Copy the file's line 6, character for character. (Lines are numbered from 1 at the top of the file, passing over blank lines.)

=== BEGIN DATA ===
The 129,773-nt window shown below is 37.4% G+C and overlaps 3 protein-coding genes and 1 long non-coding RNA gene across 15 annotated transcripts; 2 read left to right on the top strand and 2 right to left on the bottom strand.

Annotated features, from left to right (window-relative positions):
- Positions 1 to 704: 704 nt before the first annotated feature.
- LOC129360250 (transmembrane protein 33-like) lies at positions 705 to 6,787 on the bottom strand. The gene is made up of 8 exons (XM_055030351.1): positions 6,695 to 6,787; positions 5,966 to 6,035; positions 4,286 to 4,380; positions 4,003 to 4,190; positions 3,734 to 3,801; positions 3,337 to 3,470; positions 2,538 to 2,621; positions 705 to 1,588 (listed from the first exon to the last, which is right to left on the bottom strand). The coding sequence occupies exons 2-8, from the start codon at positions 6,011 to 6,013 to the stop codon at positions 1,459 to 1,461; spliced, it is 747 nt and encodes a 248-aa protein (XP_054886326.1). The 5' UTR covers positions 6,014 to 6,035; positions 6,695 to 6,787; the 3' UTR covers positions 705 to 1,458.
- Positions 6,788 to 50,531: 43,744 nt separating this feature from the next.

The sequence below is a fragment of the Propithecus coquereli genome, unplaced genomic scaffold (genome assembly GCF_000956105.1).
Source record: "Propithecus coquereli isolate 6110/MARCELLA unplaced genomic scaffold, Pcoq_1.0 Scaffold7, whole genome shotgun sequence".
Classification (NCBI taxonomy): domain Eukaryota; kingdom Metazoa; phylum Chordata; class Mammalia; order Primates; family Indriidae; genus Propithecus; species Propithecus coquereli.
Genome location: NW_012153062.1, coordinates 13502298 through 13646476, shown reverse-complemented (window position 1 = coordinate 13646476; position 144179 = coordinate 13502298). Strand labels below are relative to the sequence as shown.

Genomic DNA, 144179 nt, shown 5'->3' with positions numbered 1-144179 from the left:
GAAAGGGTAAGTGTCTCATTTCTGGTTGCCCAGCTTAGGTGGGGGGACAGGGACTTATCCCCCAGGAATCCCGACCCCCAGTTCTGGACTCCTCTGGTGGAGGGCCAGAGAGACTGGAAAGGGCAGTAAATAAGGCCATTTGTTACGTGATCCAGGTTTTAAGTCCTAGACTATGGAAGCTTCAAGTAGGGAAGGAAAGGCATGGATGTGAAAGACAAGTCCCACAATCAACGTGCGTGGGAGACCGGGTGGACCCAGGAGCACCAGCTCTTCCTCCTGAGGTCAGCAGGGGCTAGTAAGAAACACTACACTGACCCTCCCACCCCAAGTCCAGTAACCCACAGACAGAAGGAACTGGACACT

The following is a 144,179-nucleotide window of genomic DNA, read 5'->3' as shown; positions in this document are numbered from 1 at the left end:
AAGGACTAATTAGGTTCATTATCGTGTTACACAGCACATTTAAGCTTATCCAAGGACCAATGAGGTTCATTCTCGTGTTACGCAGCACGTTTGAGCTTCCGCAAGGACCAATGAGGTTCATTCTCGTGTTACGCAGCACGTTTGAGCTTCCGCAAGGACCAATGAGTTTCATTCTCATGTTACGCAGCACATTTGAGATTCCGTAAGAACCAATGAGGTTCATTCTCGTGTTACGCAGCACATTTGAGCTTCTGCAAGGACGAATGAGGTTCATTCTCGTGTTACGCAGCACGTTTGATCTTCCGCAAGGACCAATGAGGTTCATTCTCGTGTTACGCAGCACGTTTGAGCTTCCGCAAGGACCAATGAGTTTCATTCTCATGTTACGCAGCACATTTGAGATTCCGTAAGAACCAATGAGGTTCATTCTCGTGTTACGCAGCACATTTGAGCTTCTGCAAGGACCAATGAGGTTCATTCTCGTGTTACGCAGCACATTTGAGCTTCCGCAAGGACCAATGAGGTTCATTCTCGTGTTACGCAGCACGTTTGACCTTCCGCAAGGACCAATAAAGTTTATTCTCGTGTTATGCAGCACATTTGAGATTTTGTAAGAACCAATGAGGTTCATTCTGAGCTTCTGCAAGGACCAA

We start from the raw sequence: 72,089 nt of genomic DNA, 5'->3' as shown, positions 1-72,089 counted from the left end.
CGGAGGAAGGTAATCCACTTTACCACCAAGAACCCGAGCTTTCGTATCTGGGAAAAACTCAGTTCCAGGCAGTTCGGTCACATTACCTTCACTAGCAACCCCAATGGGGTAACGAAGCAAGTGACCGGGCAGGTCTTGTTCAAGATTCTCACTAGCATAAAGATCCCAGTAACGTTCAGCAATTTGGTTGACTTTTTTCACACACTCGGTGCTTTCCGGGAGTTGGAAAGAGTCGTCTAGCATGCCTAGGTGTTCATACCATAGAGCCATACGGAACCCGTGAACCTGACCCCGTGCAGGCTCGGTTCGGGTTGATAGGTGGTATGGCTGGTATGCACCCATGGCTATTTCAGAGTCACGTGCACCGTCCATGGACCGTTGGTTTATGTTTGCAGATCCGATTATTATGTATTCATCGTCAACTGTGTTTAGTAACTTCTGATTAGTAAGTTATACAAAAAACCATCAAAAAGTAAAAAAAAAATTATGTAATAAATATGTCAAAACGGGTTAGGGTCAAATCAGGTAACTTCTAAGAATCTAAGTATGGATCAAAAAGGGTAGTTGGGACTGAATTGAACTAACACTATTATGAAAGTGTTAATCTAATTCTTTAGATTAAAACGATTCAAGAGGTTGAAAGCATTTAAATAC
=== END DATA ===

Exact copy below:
The sequence below is a fragment of the Propithecus coquereli genome, unplaced genomic scaffold (genome assembly GCF_000956105.1).